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Young Folks' History of Rome

10. The Decemvirs, B.C. 450
The Romans began to see what mischiefs their quarrels did, and they agreed to send three
of their best and wisest men to Greece to study the laws of Solon at Athens, and report
whether any of them could be put in force at Rome.
To get the new code of laws which they brought home put into working order, it was
agreed for the time to have no consuls, prætors, nor tribunes, but ten governors, perhaps
in imitation of the nine Athenian archons. They were called Decemvirs (decem, ten; vir, a
man), and at their head was Lucius Appius Claudius, the grandson of him who had killed
himself to avoid being condemned for his harshness. At first they governed well, and a
very good set of laws was drawn up, which the Romans called the Laws of the Ten
Tables; but Appius soon began to give way to the pride of his nature, and made himself
hated. There was a war with the Æqui, in which the Romans were beaten. Old Sicinius
Dentatus said it was owing to bad management, and, as he had been in one hundred and
twenty battles, everybody believed him. Thereupon Appius Claudius sent for him, begged
for his advice, and asked him to join the army that he might assist the commanders. They
received him warmly, and, when he advised them to move their camp, asked him to go
and choose a place, and sent a guard with him of one hundred men. But these were really
wretches instructed to kill him, and as soon as he was in a narrow rocky pass they set
upon him. The brave old warrior set his back against a rock and fought so fiercely that he
killed many, and the rest durst not come near him, but climbed up the rock and crushed
him with stones rolled down on his head. Then they went back with a story that they had
been attacked by the enemy, which was believed, till a party went out to bury the dead,
and found there were only Roman corpses all lying round the crushed body of Sicinius,
and that none were stripped of their armor or clothes. Then the true history was found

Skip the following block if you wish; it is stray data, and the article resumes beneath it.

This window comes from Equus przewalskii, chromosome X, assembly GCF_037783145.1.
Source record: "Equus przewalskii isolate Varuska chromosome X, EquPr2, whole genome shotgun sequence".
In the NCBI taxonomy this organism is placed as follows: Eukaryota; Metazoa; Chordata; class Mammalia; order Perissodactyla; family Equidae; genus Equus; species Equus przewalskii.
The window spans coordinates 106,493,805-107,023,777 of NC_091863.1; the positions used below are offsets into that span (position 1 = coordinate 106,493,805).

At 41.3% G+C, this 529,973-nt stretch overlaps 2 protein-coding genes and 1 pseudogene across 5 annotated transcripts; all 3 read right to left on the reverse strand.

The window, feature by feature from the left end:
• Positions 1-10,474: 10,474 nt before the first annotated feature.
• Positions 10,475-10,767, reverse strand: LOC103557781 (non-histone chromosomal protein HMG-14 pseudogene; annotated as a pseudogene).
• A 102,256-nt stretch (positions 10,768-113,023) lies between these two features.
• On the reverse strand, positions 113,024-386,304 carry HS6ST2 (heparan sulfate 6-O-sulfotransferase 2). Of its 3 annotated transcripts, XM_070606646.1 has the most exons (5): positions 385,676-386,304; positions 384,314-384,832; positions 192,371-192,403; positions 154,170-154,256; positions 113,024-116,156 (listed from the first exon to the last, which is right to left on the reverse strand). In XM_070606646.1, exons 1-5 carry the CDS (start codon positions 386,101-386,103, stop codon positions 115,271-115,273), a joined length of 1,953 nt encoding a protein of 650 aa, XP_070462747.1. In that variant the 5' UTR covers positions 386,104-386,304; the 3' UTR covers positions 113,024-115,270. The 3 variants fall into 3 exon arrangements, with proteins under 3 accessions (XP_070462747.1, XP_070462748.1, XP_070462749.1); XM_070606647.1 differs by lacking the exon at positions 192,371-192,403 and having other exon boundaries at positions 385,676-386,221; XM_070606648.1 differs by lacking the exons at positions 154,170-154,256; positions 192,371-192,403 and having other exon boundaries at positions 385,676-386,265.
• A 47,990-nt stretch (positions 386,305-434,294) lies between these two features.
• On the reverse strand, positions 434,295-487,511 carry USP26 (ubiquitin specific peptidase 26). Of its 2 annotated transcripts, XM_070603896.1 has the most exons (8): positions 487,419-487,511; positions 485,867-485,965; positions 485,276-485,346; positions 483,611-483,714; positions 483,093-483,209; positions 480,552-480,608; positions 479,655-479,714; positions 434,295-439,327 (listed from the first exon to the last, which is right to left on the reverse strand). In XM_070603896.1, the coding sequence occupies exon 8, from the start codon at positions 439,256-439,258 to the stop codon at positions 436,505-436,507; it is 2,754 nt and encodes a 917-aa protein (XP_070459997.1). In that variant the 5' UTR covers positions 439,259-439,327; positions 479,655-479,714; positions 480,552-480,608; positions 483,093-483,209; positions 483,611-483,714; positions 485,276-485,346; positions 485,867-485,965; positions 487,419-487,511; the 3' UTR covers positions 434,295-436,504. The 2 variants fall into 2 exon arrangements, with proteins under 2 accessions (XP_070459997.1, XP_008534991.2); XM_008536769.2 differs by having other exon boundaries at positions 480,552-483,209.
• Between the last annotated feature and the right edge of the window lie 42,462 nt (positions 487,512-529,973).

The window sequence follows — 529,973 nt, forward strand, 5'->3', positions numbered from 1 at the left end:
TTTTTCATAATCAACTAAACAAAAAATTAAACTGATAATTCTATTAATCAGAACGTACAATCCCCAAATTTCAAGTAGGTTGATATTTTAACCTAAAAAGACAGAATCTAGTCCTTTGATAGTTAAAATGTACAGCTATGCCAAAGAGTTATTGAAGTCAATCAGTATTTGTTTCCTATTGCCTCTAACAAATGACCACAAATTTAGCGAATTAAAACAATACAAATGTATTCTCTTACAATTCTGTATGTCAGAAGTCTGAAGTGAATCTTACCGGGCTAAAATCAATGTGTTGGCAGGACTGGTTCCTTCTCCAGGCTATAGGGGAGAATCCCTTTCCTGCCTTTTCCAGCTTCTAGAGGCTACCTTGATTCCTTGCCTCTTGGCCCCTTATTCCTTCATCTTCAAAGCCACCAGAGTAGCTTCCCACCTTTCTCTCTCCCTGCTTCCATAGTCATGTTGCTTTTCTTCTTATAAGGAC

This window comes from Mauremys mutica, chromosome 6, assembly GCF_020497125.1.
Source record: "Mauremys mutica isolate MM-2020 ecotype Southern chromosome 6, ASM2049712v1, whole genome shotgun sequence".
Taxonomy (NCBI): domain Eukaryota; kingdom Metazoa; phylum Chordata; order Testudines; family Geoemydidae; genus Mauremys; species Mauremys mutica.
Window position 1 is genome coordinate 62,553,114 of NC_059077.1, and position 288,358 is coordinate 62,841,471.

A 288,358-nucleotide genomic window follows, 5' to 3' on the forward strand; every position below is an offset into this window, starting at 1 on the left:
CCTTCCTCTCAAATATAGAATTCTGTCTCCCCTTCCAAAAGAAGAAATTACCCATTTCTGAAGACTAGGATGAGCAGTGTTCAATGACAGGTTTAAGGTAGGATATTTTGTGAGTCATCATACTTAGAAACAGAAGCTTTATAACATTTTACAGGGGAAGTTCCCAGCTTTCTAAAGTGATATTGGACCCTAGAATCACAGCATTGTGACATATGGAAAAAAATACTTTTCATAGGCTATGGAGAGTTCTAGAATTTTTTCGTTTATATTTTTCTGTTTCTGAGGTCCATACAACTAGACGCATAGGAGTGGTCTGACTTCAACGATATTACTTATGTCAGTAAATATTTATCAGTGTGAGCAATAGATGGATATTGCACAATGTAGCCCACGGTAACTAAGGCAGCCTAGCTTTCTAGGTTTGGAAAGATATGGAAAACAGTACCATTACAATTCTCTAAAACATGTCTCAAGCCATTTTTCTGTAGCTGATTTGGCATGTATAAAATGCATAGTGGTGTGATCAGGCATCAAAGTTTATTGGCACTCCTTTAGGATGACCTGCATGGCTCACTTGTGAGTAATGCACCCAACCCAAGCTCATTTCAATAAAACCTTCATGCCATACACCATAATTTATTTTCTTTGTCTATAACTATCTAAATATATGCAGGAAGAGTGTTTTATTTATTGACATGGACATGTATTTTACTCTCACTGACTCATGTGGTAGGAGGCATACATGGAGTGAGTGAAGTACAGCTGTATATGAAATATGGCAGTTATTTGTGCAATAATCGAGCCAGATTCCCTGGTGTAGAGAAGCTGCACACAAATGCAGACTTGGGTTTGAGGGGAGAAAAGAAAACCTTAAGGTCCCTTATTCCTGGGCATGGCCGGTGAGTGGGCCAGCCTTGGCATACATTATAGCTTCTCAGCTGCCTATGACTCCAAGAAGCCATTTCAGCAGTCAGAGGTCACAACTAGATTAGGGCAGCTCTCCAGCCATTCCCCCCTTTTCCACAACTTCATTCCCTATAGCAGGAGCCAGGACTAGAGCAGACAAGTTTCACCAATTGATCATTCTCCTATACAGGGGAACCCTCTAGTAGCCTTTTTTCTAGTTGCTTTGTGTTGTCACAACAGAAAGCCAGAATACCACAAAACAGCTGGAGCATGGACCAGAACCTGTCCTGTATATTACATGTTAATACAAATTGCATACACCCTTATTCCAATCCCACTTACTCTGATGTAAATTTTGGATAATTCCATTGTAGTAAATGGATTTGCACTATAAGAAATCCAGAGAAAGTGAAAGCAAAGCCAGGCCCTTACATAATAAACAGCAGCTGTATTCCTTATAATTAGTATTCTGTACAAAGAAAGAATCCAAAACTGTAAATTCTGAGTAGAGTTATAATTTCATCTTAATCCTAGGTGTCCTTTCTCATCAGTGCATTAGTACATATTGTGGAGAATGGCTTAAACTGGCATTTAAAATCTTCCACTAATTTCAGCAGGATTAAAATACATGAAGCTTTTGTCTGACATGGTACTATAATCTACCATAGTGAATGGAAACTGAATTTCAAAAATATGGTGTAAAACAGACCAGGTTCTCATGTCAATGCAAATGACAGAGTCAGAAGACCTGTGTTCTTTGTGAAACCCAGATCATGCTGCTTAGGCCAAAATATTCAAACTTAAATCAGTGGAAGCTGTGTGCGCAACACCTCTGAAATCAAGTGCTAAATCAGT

out, but the Decemvirs sheltered the commanders, and would believe nothing against
them.
Appius Claudius soon after did what horrified all honest men even more than this
treachery to the brave old soldier. The Forum was not only the place of public assembly
for state affairs, but the regular market-place, where there were stalls and booths for all
the wares that Romans dealt in—meat stalls, wool shops, stalls where wine was sold in
earthenware jars or leathern bottles, and even booths where reading and writing was
taught to boys and girls, who would learn by tracing letters in the sand, and then by
writing them with an iron pen on a waxen table in a frame, or with a reed upon
parchment. The children of each family came escorted by a slave—the girls by their
nurse, the boys by one called a pedagogue.
Appius, when going to his judgment-seat across the Forum, saw at one of these schools a
girl of fifteen reading her lesson. She was so lovely that he asked her nurse who she was,
and heard that her name was Virginia, and that she was the daughter of an honorable
plebeian and brave centurion named Virginius, who was absent with the army fighting
with the Æqui, and that she was to marry a young man named Icilius as soon as the
campaign was over. Appius would gladly have married her himself, but there was a
patrician law against wedding plebeians, and he wickedly determined that if he could not
have her for his wife he would have her for his slave.
There was one of his clients named Marcus Claudius, whom he paid to get up a story that
Virginius' wife Numitoria, who was dead, had never had any child at all, but had bought a
baby of one of his slaves and had deceived her husband with it, and thus that poor
 
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